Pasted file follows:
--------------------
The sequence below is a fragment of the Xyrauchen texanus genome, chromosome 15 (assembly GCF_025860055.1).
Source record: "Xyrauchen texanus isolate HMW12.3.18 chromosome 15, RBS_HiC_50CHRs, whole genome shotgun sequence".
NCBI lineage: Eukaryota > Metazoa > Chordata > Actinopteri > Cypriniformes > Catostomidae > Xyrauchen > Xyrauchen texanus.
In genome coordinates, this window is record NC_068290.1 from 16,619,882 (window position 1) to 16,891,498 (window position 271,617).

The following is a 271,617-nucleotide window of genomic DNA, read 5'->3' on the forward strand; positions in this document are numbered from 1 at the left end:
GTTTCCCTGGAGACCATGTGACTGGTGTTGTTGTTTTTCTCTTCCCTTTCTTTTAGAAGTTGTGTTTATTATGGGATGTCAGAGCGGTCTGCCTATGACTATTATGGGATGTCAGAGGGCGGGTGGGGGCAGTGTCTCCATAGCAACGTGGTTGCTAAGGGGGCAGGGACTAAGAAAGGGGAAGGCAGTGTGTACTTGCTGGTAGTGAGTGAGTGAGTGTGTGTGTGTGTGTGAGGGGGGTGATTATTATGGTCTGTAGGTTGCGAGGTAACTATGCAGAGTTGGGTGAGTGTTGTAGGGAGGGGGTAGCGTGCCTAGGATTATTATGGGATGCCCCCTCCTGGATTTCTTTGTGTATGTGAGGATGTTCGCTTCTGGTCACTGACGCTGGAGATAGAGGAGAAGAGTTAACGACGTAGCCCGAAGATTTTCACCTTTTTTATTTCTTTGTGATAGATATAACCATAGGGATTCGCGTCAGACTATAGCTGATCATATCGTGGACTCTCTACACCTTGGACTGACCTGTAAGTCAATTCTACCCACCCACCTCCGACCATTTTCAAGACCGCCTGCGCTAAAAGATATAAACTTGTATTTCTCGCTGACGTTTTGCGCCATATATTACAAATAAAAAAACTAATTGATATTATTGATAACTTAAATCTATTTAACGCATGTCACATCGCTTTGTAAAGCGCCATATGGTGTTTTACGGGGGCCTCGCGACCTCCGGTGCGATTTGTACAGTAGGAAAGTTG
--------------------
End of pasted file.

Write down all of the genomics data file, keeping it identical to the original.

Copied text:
The sequence below is a fragment of the Xyrauchen texanus genome, chromosome 15 (assembly GCF_025860055.1).
Source record: "Xyrauchen texanus isolate HMW12.3.18 chromosome 15, RBS_HiC_50CHRs, whole genome shotgun sequence".
NCBI lineage: Eukaryota > Metazoa > Chordata > Actinopteri > Cypriniformes > Catostomidae > Xyrauchen > Xyrauchen texanus.
In genome coordinates, this window is record NC_068290.1 from 16,619,882 (window position 1) to 16,891,498 (window position 271,617).

The following is a 271,617-nucleotide window of genomic DNA, read 5'->3' on the forward strand; positions in this document are numbered from 1 at the left end:
GTTTCCCTGGAGACCATGTGACTGGTGTTGTTGTTTTTCTCTTCCCTTTCTTTTAGAAGTTGTGTTTATTATGGGATGTCAGAGCGGTCTGCCTATGACTATTATGGGATGTCAGAGGGCGGGTGGGGGCAGTGTCTCCATAGCAACGTGGTTGCTAAGGGGGCAGGGACTAAGAAAGGGGAAGGCAGTGTGTACTTGCTGGTAGTGAGTGAGTGAGTGTGTGTGTGTGTGTGAGGGGGGTGATTATTATGGTCTGTAGGTTGCGAGGTAACTATGCAGAGTTGGGTGAGTGTTGTAGGGAGGGGGTAGCGTGCCTAGGATTATTATGGGATGCCCCCTCCTGGATTTCTTTGTGTATGTGAGGATGTTCGCTTCTGGTCACTGACGCTGGAGATAGAGGAGAAGAGTTAACGACGTAGCCCGAAGATTTTCACCTTTTTTATTTCTTTGTGATAGATATAACCATAGGGATTCGCGTCAGACTATAGCTGATCATATCGTGGACTCTCTACACCTTGGACTGACCTGTAAGTCAATTCTACCCACCCACCTCCGACCATTTTCAAGACCGCCTGCGCTAAAAGATATAAACTTGTATTTCTCGCTGACGTTTTGCGCCATATATTACAAATAAAAAAACTAATTGATATTATTGATAACTTAAATCTATTTAACGCATGTCACATCGCTTTGTAAAGCGCCATATGGTGTTTTACGGGGGCCTCGCGACCTCCGGTGCGATTTGTACAGTAGGAAAGTTG